Dear Research Advocate, Lame-Duck Session : Congressional lame-duck sessions can be busy, and the current one is no exception. The appropriations front remains quite fluid – while there were some signs that lawmakers would be able to move an FY21 omnibus funding package before the current Continuing Resolution (CR) expires on December 11, we are once again hearing that another short term CR may be necessary. Meanwhile, after weeks of inaction, there has been movement on the COVID-19 supplemental front. A group of bipartisan lawmakers this week released a $908 billion relief proposal as the basis for renewed negotiations. Will FY21 appropriations and the supplemental finally move forward?...
Dear Research Advocate, This Thanksgiving will be challenging – there is no way around it – but giving thanks right now is especially appropriate. Medical and public health personnel, academic and industry researchers, and a plethora of other COVID-19 responders have put the interests of the public ahead of their own, working in high-risk settings, 24-7, to navigate an end to this brutal pandemic. And end it, we will. To help speed the day, elected officials must do their part. Unfinished Business: Unfortunately, we cannot yet thank federal policymakers for meeting two COVID-19-related imperatives: completing the FY21 appropriations process to unstick government functions basic to the...
Dear Research Advocate, Appreciation : As we approach Thanksgiving, please consider two opportunities to recognize public health heroes. #PHTYD : Taking a moment to participate in Public Health Thank You Day is a quick way to express thanks to members of the public health workforce. Always held on the Monday before Thanksgiving, PHTYD carries special meaning this year as the public health community faces down a dramatic escalation in the pandemic. Visit and share the PHTYD link for tools you can use to make Monday a true day of appreciation for public health heroes. Call for Nominations : Speaking of heroes, nominations are open for four Excellence in Achievement in Public Health awards, a...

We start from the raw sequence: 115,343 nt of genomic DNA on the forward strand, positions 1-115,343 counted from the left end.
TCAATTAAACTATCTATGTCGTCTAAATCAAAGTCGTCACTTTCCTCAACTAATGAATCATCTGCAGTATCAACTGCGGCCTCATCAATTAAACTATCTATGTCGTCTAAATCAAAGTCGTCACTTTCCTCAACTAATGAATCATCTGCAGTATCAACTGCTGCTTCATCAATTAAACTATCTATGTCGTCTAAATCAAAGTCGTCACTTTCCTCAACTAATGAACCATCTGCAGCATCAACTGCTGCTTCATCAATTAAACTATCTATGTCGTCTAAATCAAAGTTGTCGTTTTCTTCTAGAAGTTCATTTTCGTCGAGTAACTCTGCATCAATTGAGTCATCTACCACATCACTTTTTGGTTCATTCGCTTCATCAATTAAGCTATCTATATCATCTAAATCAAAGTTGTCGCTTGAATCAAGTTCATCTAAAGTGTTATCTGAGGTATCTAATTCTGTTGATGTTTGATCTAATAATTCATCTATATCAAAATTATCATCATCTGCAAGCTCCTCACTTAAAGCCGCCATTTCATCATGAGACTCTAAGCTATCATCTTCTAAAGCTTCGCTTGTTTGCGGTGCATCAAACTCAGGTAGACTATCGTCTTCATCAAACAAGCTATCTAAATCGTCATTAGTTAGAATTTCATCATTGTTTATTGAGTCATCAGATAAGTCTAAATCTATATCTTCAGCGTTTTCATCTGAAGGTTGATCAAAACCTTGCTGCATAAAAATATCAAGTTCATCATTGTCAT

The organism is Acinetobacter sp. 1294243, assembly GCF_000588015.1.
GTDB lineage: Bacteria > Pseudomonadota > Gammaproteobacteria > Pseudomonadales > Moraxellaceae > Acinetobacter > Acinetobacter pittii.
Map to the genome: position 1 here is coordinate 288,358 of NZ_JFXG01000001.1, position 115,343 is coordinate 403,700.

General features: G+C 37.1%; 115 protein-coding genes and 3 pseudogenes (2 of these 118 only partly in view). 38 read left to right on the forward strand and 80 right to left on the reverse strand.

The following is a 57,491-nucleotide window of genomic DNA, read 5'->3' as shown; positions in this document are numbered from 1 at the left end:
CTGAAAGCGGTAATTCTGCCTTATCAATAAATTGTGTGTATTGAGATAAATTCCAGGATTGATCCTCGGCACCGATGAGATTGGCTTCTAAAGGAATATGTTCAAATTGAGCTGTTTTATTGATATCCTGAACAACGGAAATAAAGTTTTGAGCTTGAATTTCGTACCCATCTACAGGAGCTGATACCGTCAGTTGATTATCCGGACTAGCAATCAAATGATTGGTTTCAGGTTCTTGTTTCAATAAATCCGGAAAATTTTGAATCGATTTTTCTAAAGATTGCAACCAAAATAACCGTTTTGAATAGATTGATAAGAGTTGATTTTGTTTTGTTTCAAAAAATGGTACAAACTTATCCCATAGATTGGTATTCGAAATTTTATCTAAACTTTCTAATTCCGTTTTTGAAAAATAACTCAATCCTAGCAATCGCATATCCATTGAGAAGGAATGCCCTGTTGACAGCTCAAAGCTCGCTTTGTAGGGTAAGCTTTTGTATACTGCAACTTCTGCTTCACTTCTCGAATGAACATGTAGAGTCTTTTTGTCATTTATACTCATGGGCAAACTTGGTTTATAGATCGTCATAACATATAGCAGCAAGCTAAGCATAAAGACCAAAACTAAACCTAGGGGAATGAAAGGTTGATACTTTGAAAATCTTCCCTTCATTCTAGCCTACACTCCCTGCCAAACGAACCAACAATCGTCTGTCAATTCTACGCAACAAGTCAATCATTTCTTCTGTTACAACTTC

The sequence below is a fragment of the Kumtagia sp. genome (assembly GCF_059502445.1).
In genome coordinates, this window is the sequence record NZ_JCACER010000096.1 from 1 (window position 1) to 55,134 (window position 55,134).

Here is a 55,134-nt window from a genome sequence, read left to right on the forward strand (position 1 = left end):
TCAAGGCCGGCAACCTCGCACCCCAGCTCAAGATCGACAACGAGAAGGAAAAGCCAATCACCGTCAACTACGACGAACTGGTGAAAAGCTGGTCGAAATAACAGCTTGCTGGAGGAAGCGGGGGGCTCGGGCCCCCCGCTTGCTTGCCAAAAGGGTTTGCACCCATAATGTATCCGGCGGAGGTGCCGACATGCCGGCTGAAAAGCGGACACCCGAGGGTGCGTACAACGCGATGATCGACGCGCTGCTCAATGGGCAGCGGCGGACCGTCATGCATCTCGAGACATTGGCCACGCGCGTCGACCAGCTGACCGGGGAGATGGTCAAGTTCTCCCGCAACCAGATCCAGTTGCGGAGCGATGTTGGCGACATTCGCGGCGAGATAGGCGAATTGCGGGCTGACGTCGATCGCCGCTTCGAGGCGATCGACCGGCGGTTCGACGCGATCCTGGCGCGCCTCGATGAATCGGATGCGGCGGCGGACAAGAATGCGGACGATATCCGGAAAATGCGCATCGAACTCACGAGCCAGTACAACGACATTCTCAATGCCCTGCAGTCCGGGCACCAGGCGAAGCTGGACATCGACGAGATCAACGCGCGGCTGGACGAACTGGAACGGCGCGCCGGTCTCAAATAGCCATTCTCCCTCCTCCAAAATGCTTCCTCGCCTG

This is the first in a series of blog posts exploring COVID-19 from a women’s health perspective. On October 20, 2020, the Office for Women’s Health Research (ORWH) at the National Institute of Health (NIH) held its 51st Meeting of the NIH Advisory Committee on Research on Women’s Health. The panel titled, “COVID-19 and the Health of Women” featured insightful presentations on the pandemic’s distinctive impact on women's health. This blog series will explore each of the three sessions. Panelists reported mounting evidence that COVID-19 may affect women and men differently. Although men and women are infected at the same rate, more men than women are dying from this virus. Why is this...
This is the second in a series of blog posts exploring COVID-19 from a women’s health perspective. On October 20, 2020, the Office for Women’s Health Research (ORWH) at the National Institute of Health (NIH) held its 51st Meeting of the NIH Advisory Committee on Research on Women’s Health. The panel titled “COVID-19 and the Health of Women” featured insightful presentations on the pandemic’s distinctive impact on women's health. This blog series will explore each of the three sessions. In the second presentation of the panel, Dr. Neel Shah described the effects COVID-19 has had on pregnant people and their health care. It is unclear if pregnant people are more likely to be severely infected...